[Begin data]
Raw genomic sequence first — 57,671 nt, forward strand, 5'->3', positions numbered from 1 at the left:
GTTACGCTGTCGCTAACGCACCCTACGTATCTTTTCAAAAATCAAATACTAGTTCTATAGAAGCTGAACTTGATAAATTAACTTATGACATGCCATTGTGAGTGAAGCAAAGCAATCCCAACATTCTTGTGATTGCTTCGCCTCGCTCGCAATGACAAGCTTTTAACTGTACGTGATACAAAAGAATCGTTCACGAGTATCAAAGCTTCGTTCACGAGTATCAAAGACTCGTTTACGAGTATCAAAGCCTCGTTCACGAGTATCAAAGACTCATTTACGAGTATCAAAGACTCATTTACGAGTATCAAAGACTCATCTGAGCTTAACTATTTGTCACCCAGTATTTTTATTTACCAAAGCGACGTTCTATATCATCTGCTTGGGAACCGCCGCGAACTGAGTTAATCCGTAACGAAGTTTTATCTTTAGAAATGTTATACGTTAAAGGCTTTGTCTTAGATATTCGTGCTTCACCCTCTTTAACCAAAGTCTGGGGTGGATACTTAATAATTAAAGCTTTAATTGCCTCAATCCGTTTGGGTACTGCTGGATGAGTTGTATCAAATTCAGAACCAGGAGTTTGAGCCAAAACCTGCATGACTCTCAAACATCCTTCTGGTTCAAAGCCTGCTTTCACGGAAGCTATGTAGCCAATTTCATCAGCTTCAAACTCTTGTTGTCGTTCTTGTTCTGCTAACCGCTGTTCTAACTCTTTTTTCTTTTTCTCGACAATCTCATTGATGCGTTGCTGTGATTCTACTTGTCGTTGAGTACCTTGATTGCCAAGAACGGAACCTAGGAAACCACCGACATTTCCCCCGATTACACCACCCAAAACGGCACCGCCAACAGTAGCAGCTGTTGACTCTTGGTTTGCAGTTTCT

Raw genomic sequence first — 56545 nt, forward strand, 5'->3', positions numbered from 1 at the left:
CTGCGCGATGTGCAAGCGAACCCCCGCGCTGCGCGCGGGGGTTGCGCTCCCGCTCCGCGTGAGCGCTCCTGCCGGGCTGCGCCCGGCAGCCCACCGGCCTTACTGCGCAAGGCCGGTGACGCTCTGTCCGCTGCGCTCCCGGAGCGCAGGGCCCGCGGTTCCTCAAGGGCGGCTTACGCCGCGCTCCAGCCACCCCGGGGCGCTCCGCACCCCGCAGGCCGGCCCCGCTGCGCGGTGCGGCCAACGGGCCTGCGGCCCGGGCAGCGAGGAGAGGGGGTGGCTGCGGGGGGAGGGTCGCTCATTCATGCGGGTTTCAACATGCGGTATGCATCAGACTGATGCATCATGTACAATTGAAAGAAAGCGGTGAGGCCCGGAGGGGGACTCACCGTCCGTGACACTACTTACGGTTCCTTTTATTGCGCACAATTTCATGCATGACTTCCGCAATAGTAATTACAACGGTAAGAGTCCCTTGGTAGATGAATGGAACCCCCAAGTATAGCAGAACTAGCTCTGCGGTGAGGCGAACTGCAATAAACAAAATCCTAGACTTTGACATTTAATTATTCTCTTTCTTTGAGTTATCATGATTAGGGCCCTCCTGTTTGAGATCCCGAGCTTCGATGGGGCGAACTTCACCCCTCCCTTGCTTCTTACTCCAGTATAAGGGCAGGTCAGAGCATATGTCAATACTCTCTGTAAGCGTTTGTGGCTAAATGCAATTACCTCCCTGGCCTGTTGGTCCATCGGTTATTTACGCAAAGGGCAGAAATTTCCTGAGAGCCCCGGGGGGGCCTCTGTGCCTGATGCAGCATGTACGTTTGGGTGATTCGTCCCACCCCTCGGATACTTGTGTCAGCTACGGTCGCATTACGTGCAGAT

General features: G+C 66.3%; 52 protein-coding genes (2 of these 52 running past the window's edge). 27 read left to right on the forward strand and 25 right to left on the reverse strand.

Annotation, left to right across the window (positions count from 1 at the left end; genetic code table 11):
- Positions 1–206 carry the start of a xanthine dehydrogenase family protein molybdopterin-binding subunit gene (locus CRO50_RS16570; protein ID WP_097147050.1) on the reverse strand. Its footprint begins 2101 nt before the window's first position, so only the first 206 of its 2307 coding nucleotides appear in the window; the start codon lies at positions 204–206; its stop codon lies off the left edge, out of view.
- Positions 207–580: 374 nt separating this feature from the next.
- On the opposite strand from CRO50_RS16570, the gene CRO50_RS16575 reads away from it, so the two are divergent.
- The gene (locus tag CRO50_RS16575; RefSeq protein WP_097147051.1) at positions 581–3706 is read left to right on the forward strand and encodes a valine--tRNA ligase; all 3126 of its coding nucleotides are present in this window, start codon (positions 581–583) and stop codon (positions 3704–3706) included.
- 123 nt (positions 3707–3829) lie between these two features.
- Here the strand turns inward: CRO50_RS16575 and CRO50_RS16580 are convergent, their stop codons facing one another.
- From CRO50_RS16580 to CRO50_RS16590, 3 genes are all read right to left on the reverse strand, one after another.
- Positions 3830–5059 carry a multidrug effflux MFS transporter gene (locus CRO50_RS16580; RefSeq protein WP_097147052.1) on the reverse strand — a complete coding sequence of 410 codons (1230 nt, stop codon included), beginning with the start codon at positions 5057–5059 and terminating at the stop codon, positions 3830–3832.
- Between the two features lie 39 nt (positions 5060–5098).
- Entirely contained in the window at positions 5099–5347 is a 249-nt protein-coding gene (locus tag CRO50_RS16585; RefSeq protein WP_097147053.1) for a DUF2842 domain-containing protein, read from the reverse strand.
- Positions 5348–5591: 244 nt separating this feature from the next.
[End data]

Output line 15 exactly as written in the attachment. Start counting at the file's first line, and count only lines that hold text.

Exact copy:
- Between the two features lie 39 nt (positions 5060–5098).